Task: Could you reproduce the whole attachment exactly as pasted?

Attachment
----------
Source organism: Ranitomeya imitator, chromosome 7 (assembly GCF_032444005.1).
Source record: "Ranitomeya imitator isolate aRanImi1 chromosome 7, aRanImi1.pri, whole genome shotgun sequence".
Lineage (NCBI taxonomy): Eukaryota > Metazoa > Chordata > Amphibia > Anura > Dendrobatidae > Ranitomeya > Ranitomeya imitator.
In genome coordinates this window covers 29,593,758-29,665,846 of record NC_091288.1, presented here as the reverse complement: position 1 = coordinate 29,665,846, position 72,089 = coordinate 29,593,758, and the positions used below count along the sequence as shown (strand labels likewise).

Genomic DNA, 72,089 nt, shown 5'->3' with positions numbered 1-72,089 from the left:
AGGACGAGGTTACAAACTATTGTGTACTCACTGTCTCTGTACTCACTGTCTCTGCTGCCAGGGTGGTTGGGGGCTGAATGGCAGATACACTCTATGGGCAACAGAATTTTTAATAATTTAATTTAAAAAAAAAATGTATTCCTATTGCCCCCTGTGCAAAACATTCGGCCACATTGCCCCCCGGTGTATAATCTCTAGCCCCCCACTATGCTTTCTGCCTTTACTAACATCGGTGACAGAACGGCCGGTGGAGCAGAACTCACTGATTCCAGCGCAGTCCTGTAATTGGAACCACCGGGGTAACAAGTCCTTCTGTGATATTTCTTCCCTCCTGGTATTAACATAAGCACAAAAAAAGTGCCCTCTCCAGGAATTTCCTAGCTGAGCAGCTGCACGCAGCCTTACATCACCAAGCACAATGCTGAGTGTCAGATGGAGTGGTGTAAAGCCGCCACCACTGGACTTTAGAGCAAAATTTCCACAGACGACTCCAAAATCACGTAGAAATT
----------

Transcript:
Source organism: Ranitomeya imitator, chromosome 7 (assembly GCF_032444005.1).
Source record: "Ranitomeya imitator isolate aRanImi1 chromosome 7, aRanImi1.pri, whole genome shotgun sequence".
Lineage (NCBI taxonomy): Eukaryota > Metazoa > Chordata > Amphibia > Anura > Dendrobatidae > Ranitomeya > Ranitomeya imitator.
In genome coordinates this window covers 29,593,758-29,665,846 of record NC_091288.1, presented here as the reverse complement: position 1 = coordinate 29,665,846, position 72,089 = coordinate 29,593,758, and the positions used below count along the sequence as shown (strand labels likewise).

Genomic DNA, 72,089 nt, shown 5'->3' with positions numbered 1-72,089 from the left:
AGGACGAGGTTACAAACTATTGTGTACTCACTGTCTCTGTACTCACTGTCTCTGCTGCCAGGGTGGTTGGGGGCTGAATGGCAGATACACTCTATGGGCAACAGAATTTTTAATAATTTAATTTAAAAAAAAAATGTATTCCTATTGCCCCCTGTGCAAAACATTCGGCCACATTGCCCCCCGGTGTATAATCTCTAGCCCCCCACTATGCTTTCTGCCTTTACTAACATCGGTGACAGAACGGCCGGTGGAGCAGAACTCACTGATTCCAGCGCAGTCCTGTAATTGGAACCACCGGGGTAACAAGTCCTTCTGTGATATTTCTTCCCTCCTGGTATTAACATAAGCACAAAAAAAGTGCCCTCTCCAGGAATTTCCTAGCTGAGCAGCTGCACGCAGCCTTACATCACCAAGCACAATGCTGAGTGTCAGATGGAGTGGTGTAAAGCCGCCACCACTGGACTTTAGAGCAAAATTTCCACAGACGACTCCAAAATCACGTAGAAATT